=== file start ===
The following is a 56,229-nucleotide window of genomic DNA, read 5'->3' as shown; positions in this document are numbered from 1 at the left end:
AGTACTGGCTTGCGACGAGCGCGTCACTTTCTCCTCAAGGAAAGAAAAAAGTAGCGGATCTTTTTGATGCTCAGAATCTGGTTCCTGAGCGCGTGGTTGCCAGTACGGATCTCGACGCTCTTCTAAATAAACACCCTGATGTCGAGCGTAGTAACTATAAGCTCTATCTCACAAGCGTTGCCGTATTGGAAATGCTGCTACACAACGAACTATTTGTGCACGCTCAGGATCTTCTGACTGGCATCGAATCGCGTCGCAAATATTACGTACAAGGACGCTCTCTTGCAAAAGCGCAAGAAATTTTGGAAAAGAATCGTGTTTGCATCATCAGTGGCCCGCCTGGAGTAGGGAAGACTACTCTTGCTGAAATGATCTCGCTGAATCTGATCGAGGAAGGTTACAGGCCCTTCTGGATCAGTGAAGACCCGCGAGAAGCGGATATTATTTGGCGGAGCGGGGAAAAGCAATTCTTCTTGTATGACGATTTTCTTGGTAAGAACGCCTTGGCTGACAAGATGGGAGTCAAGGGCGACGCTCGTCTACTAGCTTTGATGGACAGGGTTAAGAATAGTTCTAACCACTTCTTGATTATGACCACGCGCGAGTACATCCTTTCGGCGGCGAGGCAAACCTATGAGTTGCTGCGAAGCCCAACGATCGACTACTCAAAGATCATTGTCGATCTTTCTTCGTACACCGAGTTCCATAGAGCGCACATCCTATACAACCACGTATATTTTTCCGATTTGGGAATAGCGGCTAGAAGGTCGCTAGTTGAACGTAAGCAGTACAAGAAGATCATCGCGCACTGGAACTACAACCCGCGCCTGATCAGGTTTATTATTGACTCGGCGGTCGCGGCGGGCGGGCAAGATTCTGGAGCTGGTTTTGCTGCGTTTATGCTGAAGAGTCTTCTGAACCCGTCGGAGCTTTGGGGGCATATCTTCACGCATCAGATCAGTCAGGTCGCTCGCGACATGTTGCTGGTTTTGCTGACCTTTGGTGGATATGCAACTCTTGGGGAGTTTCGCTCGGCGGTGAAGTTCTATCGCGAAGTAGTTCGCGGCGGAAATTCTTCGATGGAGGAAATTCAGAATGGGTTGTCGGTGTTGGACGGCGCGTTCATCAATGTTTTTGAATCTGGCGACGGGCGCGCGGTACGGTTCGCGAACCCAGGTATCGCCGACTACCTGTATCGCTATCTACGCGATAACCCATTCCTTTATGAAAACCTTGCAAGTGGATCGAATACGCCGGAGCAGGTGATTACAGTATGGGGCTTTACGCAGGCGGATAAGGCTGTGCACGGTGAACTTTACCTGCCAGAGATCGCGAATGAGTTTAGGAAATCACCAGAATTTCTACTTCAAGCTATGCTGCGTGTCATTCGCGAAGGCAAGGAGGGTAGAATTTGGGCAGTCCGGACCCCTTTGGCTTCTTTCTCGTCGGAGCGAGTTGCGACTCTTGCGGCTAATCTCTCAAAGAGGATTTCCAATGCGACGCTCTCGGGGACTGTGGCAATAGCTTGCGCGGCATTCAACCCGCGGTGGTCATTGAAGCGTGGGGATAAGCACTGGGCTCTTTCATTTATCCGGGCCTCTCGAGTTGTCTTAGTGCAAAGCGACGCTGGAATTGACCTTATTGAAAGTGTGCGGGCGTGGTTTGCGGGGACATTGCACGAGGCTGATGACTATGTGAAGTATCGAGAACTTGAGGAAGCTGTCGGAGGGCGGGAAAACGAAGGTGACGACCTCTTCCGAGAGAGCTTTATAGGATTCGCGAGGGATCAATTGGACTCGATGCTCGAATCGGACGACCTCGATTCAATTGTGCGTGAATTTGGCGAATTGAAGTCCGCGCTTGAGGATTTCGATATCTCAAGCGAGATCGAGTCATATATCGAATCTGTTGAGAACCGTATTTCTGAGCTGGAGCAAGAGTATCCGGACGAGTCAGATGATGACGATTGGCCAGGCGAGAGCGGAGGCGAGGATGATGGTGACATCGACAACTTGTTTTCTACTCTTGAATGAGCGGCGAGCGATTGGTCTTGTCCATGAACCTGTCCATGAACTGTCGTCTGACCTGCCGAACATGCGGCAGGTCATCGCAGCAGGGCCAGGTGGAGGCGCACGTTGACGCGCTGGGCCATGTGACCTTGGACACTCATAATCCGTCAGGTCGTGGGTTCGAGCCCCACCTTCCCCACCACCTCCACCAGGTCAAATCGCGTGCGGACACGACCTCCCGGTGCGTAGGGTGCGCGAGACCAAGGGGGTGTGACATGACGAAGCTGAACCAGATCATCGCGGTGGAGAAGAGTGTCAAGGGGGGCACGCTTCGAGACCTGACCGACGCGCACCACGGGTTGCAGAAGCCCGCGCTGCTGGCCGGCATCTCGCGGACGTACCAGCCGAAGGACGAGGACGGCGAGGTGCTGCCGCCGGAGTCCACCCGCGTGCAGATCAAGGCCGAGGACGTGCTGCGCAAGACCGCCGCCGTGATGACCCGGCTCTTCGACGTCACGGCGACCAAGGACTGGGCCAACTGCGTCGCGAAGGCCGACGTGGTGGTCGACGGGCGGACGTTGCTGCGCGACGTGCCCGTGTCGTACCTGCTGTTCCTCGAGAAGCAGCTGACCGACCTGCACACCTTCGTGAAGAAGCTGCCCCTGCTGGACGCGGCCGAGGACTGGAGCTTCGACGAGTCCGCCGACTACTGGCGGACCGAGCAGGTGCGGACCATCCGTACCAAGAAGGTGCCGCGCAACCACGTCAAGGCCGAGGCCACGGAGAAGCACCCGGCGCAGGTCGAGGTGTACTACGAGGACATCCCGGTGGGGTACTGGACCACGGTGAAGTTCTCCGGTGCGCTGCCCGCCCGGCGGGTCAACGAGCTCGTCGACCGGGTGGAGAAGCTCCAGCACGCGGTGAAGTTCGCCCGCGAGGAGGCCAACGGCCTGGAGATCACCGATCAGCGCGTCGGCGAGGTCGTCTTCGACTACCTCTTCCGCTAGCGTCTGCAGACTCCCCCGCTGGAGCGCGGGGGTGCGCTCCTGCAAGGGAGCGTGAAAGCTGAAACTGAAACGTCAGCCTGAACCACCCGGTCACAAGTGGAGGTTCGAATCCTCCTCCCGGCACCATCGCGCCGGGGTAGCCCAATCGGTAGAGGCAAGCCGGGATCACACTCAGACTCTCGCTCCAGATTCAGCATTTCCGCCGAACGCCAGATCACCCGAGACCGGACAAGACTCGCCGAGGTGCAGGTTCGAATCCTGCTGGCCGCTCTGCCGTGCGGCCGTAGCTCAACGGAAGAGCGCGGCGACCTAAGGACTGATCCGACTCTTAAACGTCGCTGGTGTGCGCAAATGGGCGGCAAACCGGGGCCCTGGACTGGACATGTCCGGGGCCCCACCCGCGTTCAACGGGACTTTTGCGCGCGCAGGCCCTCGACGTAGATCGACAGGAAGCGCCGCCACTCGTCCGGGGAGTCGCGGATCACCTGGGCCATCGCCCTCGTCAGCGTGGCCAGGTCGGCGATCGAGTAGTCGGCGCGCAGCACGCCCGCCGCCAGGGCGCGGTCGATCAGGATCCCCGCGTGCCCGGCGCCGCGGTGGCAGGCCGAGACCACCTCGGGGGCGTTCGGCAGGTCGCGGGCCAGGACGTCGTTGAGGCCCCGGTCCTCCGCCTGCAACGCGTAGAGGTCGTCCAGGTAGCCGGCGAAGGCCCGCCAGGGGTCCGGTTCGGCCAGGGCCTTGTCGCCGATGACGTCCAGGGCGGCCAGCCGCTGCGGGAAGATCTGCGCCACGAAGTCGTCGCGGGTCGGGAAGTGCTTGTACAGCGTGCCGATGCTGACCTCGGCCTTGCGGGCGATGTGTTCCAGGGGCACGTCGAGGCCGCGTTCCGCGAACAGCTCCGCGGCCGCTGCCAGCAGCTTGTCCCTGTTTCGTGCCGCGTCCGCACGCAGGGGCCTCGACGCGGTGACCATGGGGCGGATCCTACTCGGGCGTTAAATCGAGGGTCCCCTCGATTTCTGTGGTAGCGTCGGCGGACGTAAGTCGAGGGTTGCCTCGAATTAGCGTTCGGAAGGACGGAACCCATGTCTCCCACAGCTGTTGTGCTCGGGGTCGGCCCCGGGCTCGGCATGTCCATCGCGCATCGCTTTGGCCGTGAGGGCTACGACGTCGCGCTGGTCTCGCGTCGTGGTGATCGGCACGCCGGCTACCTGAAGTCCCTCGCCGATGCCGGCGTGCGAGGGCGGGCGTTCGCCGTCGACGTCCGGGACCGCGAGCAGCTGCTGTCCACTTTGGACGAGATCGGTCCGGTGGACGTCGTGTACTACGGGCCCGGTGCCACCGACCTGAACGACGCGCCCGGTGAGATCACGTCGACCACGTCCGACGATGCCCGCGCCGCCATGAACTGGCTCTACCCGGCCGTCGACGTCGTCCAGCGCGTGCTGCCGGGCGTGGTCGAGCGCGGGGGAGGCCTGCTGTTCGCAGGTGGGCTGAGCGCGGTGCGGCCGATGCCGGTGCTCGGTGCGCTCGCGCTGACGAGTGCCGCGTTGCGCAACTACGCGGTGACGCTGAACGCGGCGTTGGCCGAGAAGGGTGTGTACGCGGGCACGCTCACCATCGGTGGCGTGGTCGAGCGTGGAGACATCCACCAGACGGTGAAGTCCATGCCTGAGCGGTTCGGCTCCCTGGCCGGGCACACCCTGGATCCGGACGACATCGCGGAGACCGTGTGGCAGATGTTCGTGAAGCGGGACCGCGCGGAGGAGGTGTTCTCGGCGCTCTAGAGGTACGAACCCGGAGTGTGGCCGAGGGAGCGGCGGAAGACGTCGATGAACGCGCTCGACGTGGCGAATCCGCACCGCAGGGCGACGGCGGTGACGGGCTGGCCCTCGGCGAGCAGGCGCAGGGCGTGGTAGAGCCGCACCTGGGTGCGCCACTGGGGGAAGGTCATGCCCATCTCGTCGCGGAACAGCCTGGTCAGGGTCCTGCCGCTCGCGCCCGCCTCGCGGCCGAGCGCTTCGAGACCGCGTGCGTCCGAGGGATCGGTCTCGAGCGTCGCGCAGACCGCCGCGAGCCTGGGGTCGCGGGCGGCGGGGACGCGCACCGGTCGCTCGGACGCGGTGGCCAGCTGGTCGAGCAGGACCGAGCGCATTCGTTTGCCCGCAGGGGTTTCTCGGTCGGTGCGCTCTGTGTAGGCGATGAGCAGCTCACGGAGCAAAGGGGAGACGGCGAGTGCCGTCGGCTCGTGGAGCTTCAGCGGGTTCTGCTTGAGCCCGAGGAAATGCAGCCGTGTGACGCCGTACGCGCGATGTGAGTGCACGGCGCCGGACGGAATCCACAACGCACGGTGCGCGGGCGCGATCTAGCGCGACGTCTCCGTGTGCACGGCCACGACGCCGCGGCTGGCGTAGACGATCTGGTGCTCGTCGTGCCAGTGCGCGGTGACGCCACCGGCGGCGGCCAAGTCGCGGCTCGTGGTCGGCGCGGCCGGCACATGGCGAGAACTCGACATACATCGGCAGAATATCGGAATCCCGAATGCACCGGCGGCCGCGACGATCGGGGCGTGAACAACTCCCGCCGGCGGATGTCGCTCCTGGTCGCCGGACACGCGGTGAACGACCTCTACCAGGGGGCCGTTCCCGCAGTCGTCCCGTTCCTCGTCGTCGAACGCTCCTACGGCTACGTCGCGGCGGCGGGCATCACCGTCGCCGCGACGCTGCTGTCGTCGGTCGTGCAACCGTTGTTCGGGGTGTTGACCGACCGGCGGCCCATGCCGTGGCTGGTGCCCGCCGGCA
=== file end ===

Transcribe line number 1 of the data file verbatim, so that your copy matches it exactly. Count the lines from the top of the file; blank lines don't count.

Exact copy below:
The following is a 56,229-nucleotide window of genomic DNA, read 5'->3' as shown; positions in this document are numbered from 1 at the left end: